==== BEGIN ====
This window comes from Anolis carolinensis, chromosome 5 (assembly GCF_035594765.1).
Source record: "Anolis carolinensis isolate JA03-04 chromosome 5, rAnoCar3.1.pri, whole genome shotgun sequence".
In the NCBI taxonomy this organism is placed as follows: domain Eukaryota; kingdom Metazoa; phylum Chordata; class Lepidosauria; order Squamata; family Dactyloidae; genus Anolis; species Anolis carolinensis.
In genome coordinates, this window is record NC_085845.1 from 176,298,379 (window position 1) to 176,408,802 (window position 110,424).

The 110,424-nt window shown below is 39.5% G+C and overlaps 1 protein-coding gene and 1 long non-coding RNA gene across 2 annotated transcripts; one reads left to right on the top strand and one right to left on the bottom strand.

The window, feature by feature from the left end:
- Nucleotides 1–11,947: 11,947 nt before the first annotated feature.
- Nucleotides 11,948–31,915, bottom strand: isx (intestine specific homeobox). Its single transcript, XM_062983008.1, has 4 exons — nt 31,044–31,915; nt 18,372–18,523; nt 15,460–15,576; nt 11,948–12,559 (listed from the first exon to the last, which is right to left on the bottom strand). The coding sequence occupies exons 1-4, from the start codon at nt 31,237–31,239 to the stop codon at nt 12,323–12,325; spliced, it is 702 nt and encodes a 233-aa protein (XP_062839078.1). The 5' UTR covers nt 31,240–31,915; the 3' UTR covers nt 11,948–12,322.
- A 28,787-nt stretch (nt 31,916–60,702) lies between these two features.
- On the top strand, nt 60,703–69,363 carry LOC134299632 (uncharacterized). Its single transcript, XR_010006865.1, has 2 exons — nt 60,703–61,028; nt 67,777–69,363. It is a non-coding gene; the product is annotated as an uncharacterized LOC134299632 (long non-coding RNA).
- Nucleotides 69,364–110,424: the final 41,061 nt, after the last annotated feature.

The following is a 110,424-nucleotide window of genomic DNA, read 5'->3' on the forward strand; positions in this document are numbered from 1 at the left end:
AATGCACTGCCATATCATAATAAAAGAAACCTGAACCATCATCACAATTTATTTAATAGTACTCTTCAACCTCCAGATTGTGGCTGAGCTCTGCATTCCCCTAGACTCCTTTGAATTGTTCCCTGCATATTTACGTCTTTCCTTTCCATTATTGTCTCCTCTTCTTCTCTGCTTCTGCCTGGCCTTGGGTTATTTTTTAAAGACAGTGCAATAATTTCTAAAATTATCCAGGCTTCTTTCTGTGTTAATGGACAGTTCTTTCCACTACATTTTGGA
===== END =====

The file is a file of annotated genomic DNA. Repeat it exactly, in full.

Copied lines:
This window comes from Anolis carolinensis, chromosome 5 (assembly GCF_035594765.1).
Source record: "Anolis carolinensis isolate JA03-04 chromosome 5, rAnoCar3.1.pri, whole genome shotgun sequence".
In the NCBI taxonomy this organism is placed as follows: domain Eukaryota; kingdom Metazoa; phylum Chordata; class Lepidosauria; order Squamata; family Dactyloidae; genus Anolis; species Anolis carolinensis.
In genome coordinates, this window is record NC_085845.1 from 176,298,379 (window position 1) to 176,408,802 (window position 110,424).

The 110,424-nt window shown below is 39.5% G+C and overlaps 1 protein-coding gene and 1 long non-coding RNA gene across 2 annotated transcripts; one reads left to right on the top strand and one right to left on the bottom strand.

The window, feature by feature from the left end:
- Nucleotides 1–11,947: 11,947 nt before the first annotated feature.
- Nucleotides 11,948–31,915, bottom strand: isx (intestine specific homeobox). Its single transcript, XM_062983008.1, has 4 exons — nt 31,044–31,915; nt 18,372–18,523; nt 15,460–15,576; nt 11,948–12,559 (listed from the first exon to the last, which is right to left on the bottom strand). The coding sequence occupies exons 1-4, from the start codon at nt 31,237–31,239 to the stop codon at nt 12,323–12,325; spliced, it is 702 nt and encodes a 233-aa protein (XP_062839078.1). The 5' UTR covers nt 31,240–31,915; the 3' UTR covers nt 11,948–12,322.
- A 28,787-nt stretch (nt 31,916–60,702) lies between these two features.
- On the top strand, nt 60,703–69,363 carry LOC134299632 (uncharacterized). Its single transcript, XR_010006865.1, has 2 exons — nt 60,703–61,028; nt 67,777–69,363. It is a non-coding gene; the product is annotated as an uncharacterized LOC134299632 (long non-coding RNA).
- Nucleotides 69,364–110,424: the final 41,061 nt, after the last annotated feature.

The following is a 110,424-nucleotide window of genomic DNA, read 5'->3' on the forward strand; positions in this document are numbered from 1 at the left end:
AATGCACTGCCATATCATAATAAAAGAAACCTGAACCATCATCACAATTTATTTAATAGTACTCTTCAACCTCCAGATTGTGGCTGAGCTCTGCATTCCCCTAGACTCCTTTGAATTGTTCCCTGCATATTTACGTCTTTCCTTTCCATTATTGTCTCCTCTTCTTCTCTGCTTCTGCCTGGCCTTGGGTTATTTTTTAAAGACAGTGCAATAATTTCTAAAATTATCCAGGCTTCTTTCTGTGTTAATGGACAGTTCTTTCCACTACATTTTGGA